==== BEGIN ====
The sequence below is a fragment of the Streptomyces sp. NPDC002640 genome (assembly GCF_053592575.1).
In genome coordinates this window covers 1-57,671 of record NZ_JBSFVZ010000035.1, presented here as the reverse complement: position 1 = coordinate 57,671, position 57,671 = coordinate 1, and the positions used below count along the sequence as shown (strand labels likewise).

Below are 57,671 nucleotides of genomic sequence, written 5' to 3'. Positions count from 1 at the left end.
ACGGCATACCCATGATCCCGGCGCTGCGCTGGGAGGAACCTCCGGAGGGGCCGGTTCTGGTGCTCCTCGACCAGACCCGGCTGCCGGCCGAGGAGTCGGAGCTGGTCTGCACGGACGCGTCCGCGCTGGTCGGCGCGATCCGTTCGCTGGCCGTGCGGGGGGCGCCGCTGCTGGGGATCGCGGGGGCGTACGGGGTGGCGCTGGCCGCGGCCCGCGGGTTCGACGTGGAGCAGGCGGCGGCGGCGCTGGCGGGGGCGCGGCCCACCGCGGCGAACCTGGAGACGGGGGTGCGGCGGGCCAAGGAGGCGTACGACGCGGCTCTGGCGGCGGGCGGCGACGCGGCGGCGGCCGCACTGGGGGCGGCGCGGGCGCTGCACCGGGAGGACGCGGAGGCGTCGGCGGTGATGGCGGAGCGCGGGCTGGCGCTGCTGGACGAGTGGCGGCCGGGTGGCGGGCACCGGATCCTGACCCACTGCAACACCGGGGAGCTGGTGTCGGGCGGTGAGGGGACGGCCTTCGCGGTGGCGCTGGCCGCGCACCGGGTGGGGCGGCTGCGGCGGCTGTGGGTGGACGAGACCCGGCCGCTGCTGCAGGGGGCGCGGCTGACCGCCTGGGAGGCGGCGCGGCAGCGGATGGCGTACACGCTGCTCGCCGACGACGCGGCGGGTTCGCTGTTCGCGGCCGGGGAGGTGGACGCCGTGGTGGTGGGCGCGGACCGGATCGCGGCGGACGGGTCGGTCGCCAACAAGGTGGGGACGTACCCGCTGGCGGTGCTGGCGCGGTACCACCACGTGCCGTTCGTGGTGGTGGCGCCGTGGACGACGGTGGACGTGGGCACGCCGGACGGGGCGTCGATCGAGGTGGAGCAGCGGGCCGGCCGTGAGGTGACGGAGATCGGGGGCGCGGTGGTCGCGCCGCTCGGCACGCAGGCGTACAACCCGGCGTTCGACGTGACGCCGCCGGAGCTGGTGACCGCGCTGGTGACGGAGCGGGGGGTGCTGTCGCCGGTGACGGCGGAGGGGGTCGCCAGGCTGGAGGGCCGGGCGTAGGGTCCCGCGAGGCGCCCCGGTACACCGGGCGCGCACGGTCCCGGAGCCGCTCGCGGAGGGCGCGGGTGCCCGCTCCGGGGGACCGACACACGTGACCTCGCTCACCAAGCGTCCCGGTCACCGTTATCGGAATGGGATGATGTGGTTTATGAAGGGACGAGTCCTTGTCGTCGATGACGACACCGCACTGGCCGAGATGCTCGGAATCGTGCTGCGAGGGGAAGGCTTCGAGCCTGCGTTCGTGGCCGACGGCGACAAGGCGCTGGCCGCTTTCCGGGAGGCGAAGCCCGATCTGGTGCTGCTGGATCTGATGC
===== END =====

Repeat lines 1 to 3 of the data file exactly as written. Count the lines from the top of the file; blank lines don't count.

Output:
The sequence below is a fragment of the Streptomyces sp. NPDC002640 genome (assembly GCF_053592575.1).
In genome coordinates this window covers 1-57,671 of record NZ_JBSFVZ010000035.1, presented here as the reverse complement: position 1 = coordinate 57,671, position 57,671 = coordinate 1, and the positions used below count along the sequence as shown (strand labels likewise).

Below are 57,671 nucleotides of genomic sequence, written 5' to 3'. Positions count from 1 at the left end.